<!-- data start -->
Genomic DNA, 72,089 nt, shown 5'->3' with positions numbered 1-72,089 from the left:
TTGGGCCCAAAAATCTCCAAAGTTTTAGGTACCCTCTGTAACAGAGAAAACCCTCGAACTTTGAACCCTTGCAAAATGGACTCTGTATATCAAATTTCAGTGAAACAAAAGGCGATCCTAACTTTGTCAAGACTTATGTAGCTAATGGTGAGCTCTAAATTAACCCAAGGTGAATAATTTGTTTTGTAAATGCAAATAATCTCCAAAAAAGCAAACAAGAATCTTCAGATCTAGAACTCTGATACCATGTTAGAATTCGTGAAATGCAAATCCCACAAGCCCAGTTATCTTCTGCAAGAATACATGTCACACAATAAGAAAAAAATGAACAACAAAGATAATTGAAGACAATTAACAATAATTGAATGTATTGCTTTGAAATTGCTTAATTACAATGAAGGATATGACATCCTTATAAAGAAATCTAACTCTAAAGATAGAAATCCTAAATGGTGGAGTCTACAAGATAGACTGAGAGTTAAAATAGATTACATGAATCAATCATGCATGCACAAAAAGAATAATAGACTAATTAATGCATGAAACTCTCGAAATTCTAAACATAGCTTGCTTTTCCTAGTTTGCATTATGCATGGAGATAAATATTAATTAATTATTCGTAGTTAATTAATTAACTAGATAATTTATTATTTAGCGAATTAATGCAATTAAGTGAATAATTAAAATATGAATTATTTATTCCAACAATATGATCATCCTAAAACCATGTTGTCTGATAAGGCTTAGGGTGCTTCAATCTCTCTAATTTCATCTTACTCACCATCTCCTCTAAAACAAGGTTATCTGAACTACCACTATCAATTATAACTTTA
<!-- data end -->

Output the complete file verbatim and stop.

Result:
Genomic DNA, 72,089 nt, shown 5'->3' with positions numbered 1-72,089 from the left:
TTGGGCCCAAAAATCTCCAAAGTTTTAGGTACCCTCTGTAACAGAGAAAACCCTCGAACTTTGAACCCTTGCAAAATGGACTCTGTATATCAAATTTCAGTGAAACAAAAGGCGATCCTAACTTTGTCAAGACTTATGTAGCTAATGGTGAGCTCTAAATTAACCCAAGGTGAATAATTTGTTTTGTAAATGCAAATAATCTCCAAAAAAGCAAACAAGAATCTTCAGATCTAGAACTCTGATACCATGTTAGAATTCGTGAAATGCAAATCCCACAAGCCCAGTTATCTTCTGCAAGAATACATGTCACACAATAAGAAAAAAATGAACAACAAAGATAATTGAAGACAATTAACAATAATTGAATGTATTGCTTTGAAATTGCTTAATTACAATGAAGGATATGACATCCTTATAAAGAAATCTAACTCTAAAGATAGAAATCCTAAATGGTGGAGTCTACAAGATAGACTGAGAGTTAAAATAGATTACATGAATCAATCATGCATGCACAAAAAGAATAATAGACTAATTAATGCATGAAACTCTCGAAATTCTAAACATAGCTTGCTTTTCCTAGTTTGCATTATGCATGGAGATAAATATTAATTAATTATTCGTAGTTAATTAATTAACTAGATAATTTATTATTTAGCGAATTAATGCAATTAAGTGAATAATTAAAATATGAATTATTTATTCCAACAATATGATCATCCTAAAACCATGTTGTCTGATAAGGCTTAGGGTGCTTCAATCTCTCTAATTTCATCTTACTCACCATCTCCTCTAAAACAAGGTTATCTGAACTACCACTATCAATTATAACTTTA